Advertisement
YOU ARE HERE: LAT HomeCollections

Honing a double-edged sword

As Hollywood hopefuls, twins may face less competition when it comes to scoring on-screen roles, but the parts they're vying for often leave a lot to be desired.

January 20, 2008|Cristy Lytal | Special to The Times

Anisa and Olissa Brooks are the first set of identical twins of the day to audition for "Mardi Gras," a teen sex comedy about three guy friends -- Mike, Bump and Ira -- who head to New Orleans to get lucky. The twins, Sherman Oaks residents of Irish and Abanake extraction, wear the same outfit: black tank top, pinstriped short shorts and brown suede open-toed high heels. Their dark hair falls well below their shoulders, and they have a tendency to say the same thing at the same time.

"How long have you been doing the twin thing?" asks casting director Catherine Stroud of London/Stroud Casting, who is seated on an old sofa in a bare-walled room in a temporary production office on the Sony lot in Culver City. Behind her, an assistant operates a video camera.

"About three years now," they reply in stereo, their voices loud and stark in the small, resonant space.

"But you were always twins," deadpans Stroud, before adding as an aside, "They didn't get my little joke . . ."

They smile politely.

Corniness is nothing out of the ordinary for the Brooks sisters -- or, for that matter, any pair of identical twins with Hollywood dreams. With most twin-centric plots involving evil doppelgangers, mistaken identities or sexual fantasy, challenging, complex parts can be difficult to come by. And even when great twin roles do come along, say in films such as "The Parent Trap" or "The Prestige," it's famous singleton actors who are cast and doubled on screen through camera trickery.

"In movies, twins are either killing somebody or they're hooking up with the same person," says Ashley Ummel, a leggy blond who, along with her identical twin sister, Sarah, is competing against the Brooks sisters for roles in "Mardi Gras." "Or I also see roles [where] twins start making out with each other. And then they wonder why they can't get anybody cast in that. Nobody wants to make out with her sister -- unless you're that desperate to get a part."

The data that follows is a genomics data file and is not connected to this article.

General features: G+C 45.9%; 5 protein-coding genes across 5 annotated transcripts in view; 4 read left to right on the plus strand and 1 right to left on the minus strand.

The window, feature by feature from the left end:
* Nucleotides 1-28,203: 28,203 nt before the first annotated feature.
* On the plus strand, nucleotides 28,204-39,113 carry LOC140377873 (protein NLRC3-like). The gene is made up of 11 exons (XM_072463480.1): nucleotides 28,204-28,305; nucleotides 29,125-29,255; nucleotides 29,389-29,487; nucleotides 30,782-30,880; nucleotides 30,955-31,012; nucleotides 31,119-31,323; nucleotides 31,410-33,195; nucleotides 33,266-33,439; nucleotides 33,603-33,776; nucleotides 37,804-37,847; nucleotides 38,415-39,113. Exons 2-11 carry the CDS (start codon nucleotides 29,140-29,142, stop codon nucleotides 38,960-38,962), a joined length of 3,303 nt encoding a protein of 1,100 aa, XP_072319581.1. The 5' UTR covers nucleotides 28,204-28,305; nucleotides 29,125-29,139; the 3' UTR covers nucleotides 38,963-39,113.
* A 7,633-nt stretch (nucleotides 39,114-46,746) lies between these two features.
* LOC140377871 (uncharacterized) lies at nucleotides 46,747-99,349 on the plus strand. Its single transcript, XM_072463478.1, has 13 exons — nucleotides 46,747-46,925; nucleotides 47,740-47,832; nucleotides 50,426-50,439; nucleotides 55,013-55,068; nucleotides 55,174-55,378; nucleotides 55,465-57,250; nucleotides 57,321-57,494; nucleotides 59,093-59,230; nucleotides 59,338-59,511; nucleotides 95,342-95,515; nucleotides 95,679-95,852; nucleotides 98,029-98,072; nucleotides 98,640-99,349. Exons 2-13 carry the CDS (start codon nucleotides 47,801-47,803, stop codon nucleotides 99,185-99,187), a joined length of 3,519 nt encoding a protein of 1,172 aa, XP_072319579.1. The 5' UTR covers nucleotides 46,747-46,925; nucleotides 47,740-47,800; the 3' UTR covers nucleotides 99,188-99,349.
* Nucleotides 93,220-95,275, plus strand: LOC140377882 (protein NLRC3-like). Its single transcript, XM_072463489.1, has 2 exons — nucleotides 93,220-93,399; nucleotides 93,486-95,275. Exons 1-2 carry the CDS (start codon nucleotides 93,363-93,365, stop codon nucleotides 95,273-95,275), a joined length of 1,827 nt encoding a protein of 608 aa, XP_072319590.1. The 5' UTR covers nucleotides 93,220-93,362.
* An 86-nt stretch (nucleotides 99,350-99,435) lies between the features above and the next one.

On-screen staples

Despite the small number of twin actors in competition for roles, twins appear on the screen more frequently than they do on the streets. A few of the many projects currently casting multiples are the "Sex and the City" movie, commercials for Clairol Herbal Essences and JC Penney, and a Dolce & Gabbana campaign.

Of course, the younger the actor, the bigger the advantage to being a twin because the law restricts the number of hours infants and children can spend working on movie sets.

"There are amazing amounts of roles for babies and newborns that people aren't even aware of," says Debbie Ganz who, along with her identical twin sister, Lisa, runs the management and casting company Twins Talent, based in New York. "It's a lot easier to use multiples for major films and soaps because when you have twins and triplets, you can interchange them."

The most famous beneficiaries of this are Dylan and Cole Sprouse and Mary-Kate and Ashley Olsen, the latter of whom are actually fraternal twins despite their striking resemblance.

Unlike the Olsens, most fraternal twins bear no more likeness to each other than ordinary siblings. For them, pursuing twin roles usually isn't a viable option. Scarlett Johansson, Giovanni Ribisi and Gisele Bundchen all have fraternal twins -- Hunter, Marissa and Patricia, respectively -- who are also pursuing acting careers. (Joseph Fiennes, Eva Green and Isabella Rossellini, among others, have fraternal twins with jobs outside the industry.)

"People think that the twins that stay looking alike are the ones that are a little nuts," says Debbie Ganz. "But we're really not nuts. If I did not have a twin, I would still like my hair this way, still like the high boots I wear, still like the sexy shirts I put on. I'm supposed to not buy those things because my sister likes them? The truth is Lisa and I like the same hair. We like the same clothes. We both have the same taste. Looking exactly like someone and almost being a clone to someone, there's a bond that can't be explained."

It's a bond that Ashley and Sarah Ummel understand quite well. The sisters first announced their presence to the world when their dad was making an omelet for his pregnant wife. He began cracking eggs only to discover that nine out of the dozen were double-yolked. That night, he and his wife received the results of their sonogram and learned they were having twins.

After a childhood spent as self-proclaimed nerdy ugly ducklings who liked water polo, horses and anime, the girls grew up to be identical beauties. They earned business degrees while doing modeling work and acting in "CSI: Miami" and "50 Ways to Leave Your Lover." And while the San Diego-based duo is hardly pursuing Hollywood with the same dogged intensity of many singleton actors, many doors, both in the industry and in day-to-day life, have been opened to them by virtue of being twins.

Advertisement
Los Angeles Times Articles
|
|
|